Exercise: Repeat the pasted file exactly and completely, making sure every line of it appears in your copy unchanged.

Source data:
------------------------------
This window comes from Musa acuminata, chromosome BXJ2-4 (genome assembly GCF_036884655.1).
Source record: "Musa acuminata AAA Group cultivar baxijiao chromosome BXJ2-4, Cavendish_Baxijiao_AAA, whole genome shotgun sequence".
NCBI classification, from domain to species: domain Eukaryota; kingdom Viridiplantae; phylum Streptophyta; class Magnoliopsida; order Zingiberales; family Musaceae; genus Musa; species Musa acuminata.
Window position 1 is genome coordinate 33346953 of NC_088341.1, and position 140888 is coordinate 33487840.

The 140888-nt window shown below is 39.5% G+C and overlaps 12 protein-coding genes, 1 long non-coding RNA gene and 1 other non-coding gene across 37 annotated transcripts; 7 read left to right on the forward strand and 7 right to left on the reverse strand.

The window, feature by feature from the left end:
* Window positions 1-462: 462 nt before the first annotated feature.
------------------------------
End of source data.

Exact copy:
This window comes from Musa acuminata, chromosome BXJ2-4 (genome assembly GCF_036884655.1).
Source record: "Musa acuminata AAA Group cultivar baxijiao chromosome BXJ2-4, Cavendish_Baxijiao_AAA, whole genome shotgun sequence".
NCBI classification, from domain to species: domain Eukaryota; kingdom Viridiplantae; phylum Streptophyta; class Magnoliopsida; order Zingiberales; family Musaceae; genus Musa; species Musa acuminata.
Window position 1 is genome coordinate 33346953 of NC_088341.1, and position 140888 is coordinate 33487840.

The 140888-nt window shown below is 39.5% G+C and overlaps 12 protein-coding genes, 1 long non-coding RNA gene and 1 other non-coding gene across 37 annotated transcripts; 7 read left to right on the forward strand and 7 right to left on the reverse strand.

The window, feature by feature from the left end:
* Window positions 1-462: 462 nt before the first annotated feature.